Pharaoh Mountain – Adirondacks

October 22, 2009 at 7:12 pm 2 comments

At 2533 feet, Pharaoh Mountain is the highest summit in the Pharaoh Lake Wilderness Area of the Adirondacks.   (Oddly, there are 2 identical entries here for Pharaoh in the Essex County, NY Summits list – do I get double points?)

Today, I joined a Schenectady ADK trip to its summit, approaching from the south via Pharaoh Lake. It was a 13.8-mile round trip, longer than we had realized because a former 1.1-mile road to a more interior trailhead was now unmaintained and impassable to all but high-clearance vehicles.

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As we reached the end of the road and the old trailhead, the morning fog was just burning off.

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Further along, we came to a very large beaver dam and pond. This shot only shows about a quarter of the total length of this dam.

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Our destination, Pharaoh Mountain, towered above the pond behind the dam.

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On the summit, clouds were beginning to fill in, and it was cool and windy. We ate lunch and enjoyed the view to the east toward Vermont in the far distance, with part of Pharaoh Lake directly below.

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The summit has several views in different directions. Here, we’re looking more northwest toward the Adirondack High Peaks on the horizon.

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Since the forecast was calling for an increasing chance of rain as the day wore on, we left the summit and made good time back to the outlet of Pharaoh Lake. The sky was getting gloomier by the minute, but we never did get any rain from the ominous clouds reflected in the lake.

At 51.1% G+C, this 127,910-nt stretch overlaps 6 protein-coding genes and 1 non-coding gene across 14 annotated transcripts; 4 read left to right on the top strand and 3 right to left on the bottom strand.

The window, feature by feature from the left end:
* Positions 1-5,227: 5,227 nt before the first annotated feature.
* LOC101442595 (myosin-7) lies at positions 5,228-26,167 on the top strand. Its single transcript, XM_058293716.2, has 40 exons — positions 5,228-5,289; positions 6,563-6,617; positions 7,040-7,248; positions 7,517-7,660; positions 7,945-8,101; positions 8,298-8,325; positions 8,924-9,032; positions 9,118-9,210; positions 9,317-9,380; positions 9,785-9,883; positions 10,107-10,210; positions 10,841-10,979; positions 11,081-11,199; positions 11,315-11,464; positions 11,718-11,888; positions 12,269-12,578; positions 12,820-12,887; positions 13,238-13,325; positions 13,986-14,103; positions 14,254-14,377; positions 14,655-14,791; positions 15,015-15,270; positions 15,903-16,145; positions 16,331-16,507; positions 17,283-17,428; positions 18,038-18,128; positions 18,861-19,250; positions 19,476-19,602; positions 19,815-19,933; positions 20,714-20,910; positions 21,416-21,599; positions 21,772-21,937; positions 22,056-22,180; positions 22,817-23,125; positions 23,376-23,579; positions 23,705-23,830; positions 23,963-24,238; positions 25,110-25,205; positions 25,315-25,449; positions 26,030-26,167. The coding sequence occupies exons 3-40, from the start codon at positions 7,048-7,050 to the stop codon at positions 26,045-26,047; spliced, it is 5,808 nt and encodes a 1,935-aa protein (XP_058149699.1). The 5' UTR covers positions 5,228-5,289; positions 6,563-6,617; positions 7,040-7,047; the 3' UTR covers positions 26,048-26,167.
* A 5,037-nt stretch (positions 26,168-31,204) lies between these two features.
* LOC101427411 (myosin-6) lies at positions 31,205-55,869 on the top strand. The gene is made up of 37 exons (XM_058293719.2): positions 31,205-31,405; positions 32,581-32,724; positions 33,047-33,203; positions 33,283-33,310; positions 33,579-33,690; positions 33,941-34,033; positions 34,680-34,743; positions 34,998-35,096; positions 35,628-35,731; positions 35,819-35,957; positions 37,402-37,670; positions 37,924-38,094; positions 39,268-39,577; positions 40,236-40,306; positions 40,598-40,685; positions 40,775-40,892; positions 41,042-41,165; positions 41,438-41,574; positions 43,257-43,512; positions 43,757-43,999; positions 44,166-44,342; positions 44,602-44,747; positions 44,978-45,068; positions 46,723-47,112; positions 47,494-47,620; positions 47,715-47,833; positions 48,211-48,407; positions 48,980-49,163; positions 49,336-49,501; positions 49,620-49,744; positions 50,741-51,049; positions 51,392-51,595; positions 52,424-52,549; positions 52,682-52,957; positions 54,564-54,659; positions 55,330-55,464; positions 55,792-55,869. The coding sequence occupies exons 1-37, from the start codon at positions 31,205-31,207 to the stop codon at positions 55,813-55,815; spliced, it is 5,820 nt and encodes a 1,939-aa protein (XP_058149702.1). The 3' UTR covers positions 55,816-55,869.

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The last 3.6 miles back to the cars seemed like an eternity, but the old road provided good walking and we reached the cars about 8 hours after we started.

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Entry filed under: New York Summits.

Warner Mountain, MA. Rusk Mountain – New York’s Catskills

2 Comments Add your own

  • 1. sirloinofbeef  |  October 22, 2009 at 8:49 pm

    The sunrise photo is sweet. Glad to see that you didn’t run into a Killer Mountain Beaver!

    Reply
  • 2. bassman  |  October 28, 2009 at 4:51 pm

    I didn’t know that species existed so far to the East. I thought only the related species, the Long Island fat tailed beaver lives there.

    Reply

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